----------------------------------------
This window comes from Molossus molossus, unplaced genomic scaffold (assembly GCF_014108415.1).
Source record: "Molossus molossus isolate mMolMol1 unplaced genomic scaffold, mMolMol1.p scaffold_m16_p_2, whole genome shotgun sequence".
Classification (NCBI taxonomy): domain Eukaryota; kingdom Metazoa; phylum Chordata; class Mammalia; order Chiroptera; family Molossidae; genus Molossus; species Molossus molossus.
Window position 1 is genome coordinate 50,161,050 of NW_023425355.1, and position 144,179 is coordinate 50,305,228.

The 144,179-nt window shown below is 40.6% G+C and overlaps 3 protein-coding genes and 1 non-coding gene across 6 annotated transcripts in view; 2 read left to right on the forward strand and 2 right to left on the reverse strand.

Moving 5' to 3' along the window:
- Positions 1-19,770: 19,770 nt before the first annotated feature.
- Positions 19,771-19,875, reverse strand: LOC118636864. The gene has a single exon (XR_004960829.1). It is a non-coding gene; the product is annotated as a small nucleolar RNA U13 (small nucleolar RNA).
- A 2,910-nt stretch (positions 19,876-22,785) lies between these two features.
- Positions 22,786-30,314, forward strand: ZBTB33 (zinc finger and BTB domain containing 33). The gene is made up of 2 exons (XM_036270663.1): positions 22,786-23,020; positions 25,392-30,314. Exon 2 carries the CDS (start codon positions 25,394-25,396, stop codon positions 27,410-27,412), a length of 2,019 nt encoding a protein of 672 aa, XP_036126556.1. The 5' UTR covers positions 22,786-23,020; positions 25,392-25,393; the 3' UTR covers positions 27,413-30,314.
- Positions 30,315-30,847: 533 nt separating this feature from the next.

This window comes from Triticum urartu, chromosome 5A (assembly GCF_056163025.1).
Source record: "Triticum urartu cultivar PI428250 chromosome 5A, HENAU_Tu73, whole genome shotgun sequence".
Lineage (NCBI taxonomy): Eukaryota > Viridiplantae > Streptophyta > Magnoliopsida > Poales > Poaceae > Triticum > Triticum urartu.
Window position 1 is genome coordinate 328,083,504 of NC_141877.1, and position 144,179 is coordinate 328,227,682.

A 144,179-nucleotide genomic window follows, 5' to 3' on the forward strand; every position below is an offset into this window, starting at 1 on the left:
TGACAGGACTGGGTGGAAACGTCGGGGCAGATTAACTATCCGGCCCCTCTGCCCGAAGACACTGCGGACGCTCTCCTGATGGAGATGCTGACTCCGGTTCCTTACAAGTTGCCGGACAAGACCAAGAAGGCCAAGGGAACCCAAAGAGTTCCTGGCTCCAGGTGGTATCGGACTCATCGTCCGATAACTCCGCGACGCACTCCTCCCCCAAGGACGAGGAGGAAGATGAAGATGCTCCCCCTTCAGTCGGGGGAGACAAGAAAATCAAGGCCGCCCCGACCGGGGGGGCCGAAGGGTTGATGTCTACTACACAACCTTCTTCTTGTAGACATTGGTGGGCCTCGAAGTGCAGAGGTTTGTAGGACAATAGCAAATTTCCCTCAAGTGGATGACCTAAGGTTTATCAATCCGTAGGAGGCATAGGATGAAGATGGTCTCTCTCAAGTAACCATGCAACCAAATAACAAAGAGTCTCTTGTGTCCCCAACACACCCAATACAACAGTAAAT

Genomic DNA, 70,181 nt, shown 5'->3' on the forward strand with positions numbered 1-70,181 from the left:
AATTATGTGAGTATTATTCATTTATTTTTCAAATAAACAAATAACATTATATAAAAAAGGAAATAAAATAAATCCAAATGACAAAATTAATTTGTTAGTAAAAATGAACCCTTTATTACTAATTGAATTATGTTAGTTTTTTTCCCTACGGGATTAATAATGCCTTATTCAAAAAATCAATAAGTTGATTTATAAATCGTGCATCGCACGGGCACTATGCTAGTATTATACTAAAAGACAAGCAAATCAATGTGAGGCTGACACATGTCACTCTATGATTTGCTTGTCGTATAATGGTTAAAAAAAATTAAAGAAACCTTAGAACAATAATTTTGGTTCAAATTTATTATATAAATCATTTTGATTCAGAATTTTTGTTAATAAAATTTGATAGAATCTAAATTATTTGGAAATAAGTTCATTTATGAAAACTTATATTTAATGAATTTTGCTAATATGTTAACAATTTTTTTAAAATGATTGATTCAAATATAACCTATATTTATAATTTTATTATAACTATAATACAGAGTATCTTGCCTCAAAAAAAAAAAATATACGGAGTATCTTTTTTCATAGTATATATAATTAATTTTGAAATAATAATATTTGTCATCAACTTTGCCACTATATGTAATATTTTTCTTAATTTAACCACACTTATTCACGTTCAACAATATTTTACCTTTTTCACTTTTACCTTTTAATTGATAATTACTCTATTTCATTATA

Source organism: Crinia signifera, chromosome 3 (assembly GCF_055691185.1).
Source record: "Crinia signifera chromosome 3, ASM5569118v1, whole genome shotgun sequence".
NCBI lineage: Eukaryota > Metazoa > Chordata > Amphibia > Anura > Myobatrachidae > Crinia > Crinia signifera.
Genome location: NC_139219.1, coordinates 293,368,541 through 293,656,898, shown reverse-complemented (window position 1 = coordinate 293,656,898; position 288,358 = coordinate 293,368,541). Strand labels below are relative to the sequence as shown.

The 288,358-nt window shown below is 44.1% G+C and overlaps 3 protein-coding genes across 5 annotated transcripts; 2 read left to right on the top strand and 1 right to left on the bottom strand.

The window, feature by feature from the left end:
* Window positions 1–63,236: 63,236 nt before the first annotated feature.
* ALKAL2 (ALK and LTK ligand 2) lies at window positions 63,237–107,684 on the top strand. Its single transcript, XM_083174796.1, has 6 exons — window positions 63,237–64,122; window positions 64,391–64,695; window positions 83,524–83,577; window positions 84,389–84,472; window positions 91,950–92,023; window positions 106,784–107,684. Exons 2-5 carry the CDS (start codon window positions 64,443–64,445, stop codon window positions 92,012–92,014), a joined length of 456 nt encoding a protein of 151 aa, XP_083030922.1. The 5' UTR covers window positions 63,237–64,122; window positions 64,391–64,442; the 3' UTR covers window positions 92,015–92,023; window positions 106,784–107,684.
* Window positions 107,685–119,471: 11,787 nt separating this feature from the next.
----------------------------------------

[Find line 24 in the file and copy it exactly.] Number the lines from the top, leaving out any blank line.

The 288,358-nt window shown below is 44.1% G+C and overlaps 3 protein-coding genes across 5 annotated transcripts; 2 read left to right on the top strand and 1 right to left on the bottom strand.